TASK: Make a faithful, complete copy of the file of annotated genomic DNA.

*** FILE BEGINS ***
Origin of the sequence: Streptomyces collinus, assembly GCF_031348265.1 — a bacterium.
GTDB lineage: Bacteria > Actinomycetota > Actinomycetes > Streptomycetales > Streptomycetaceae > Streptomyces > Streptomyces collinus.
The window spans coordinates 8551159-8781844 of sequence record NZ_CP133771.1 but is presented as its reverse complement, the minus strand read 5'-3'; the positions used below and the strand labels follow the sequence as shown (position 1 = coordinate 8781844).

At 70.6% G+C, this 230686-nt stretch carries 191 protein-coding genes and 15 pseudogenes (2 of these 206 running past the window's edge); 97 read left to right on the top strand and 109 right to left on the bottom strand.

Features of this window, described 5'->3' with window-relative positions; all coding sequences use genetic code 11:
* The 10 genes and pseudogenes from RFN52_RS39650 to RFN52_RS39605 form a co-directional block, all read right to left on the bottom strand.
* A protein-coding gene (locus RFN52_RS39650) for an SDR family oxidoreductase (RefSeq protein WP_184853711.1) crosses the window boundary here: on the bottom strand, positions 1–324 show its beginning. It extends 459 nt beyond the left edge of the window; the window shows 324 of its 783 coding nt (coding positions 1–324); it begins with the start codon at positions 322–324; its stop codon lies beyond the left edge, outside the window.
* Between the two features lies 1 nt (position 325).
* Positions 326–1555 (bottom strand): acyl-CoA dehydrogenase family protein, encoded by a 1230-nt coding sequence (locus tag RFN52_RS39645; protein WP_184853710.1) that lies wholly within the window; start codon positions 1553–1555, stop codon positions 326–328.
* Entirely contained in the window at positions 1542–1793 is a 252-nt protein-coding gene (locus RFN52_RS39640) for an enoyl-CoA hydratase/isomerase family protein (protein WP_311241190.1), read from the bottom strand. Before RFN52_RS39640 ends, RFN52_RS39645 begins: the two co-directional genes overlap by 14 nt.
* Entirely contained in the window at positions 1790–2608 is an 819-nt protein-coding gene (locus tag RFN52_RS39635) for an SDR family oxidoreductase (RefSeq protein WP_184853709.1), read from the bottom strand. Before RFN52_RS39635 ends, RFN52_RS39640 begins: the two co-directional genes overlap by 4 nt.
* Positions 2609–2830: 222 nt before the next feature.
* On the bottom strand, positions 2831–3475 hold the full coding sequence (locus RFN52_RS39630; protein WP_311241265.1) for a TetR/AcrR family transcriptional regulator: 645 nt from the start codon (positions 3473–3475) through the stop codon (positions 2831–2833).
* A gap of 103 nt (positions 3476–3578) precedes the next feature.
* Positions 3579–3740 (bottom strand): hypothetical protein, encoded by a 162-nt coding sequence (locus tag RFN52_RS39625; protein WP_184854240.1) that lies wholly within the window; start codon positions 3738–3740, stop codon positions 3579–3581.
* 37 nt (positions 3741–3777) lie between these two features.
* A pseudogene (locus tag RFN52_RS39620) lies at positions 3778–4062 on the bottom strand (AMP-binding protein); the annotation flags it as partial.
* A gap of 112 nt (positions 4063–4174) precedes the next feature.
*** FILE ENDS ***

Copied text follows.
Origin of the sequence: Streptomyces collinus, assembly GCF_031348265.1 — a bacterium.
GTDB lineage: Bacteria > Actinomycetota > Actinomycetes > Streptomycetales > Streptomycetaceae > Streptomyces > Streptomyces collinus.
The window spans coordinates 8551159-8781844 of sequence record NZ_CP133771.1 but is presented as its reverse complement, the minus strand read 5'-3'; the positions used below and the strand labels follow the sequence as shown (position 1 = coordinate 8781844).

At 70.6% G+C, this 230686-nt stretch carries 191 protein-coding genes and 15 pseudogenes (2 of these 206 running past the window's edge); 97 read left to right on the top strand and 109 right to left on the bottom strand.

Features of this window, described 5'->3' with window-relative positions; all coding sequences use genetic code 11:
* The 10 genes and pseudogenes from RFN52_RS39650 to RFN52_RS39605 form a co-directional block, all read right to left on the bottom strand.
* A protein-coding gene (locus RFN52_RS39650) for an SDR family oxidoreductase (RefSeq protein WP_184853711.1) crosses the window boundary here: on the bottom strand, positions 1–324 show its beginning. It extends 459 nt beyond the left edge of the window; the window shows 324 of its 783 coding nt (coding positions 1–324); it begins with the start codon at positions 322–324; its stop codon lies beyond the left edge, outside the window.
* Between the two features lies 1 nt (position 325).
* Positions 326–1555 (bottom strand): acyl-CoA dehydrogenase family protein, encoded by a 1230-nt coding sequence (locus tag RFN52_RS39645; protein WP_184853710.1) that lies wholly within the window; start codon positions 1553–1555, stop codon positions 326–328.
* Entirely contained in the window at positions 1542–1793 is a 252-nt protein-coding gene (locus RFN52_RS39640) for an enoyl-CoA hydratase/isomerase family protein (protein WP_311241190.1), read from the bottom strand. Before RFN52_RS39640 ends, RFN52_RS39645 begins: the two co-directional genes overlap by 14 nt.
* Entirely contained in the window at positions 1790–2608 is an 819-nt protein-coding gene (locus tag RFN52_RS39635) for an SDR family oxidoreductase (RefSeq protein WP_184853709.1), read from the bottom strand. Before RFN52_RS39635 ends, RFN52_RS39640 begins: the two co-directional genes overlap by 4 nt.
* Positions 2609–2830: 222 nt before the next feature.
* On the bottom strand, positions 2831–3475 hold the full coding sequence (locus RFN52_RS39630; protein WP_311241265.1) for a TetR/AcrR family transcriptional regulator: 645 nt from the start codon (positions 3473–3475) through the stop codon (positions 2831–2833).
* A gap of 103 nt (positions 3476–3578) precedes the next feature.
* Positions 3579–3740 (bottom strand): hypothetical protein, encoded by a 162-nt coding sequence (locus tag RFN52_RS39625; protein WP_184854240.1) that lies wholly within the window; start codon positions 3738–3740, stop codon positions 3579–3581.
* 37 nt (positions 3741–3777) lie between these two features.
* A pseudogene (locus tag RFN52_RS39620) lies at positions 3778–4062 on the bottom strand (AMP-binding protein); the annotation flags it as partial.
* A gap of 112 nt (positions 4063–4174) precedes the next feature.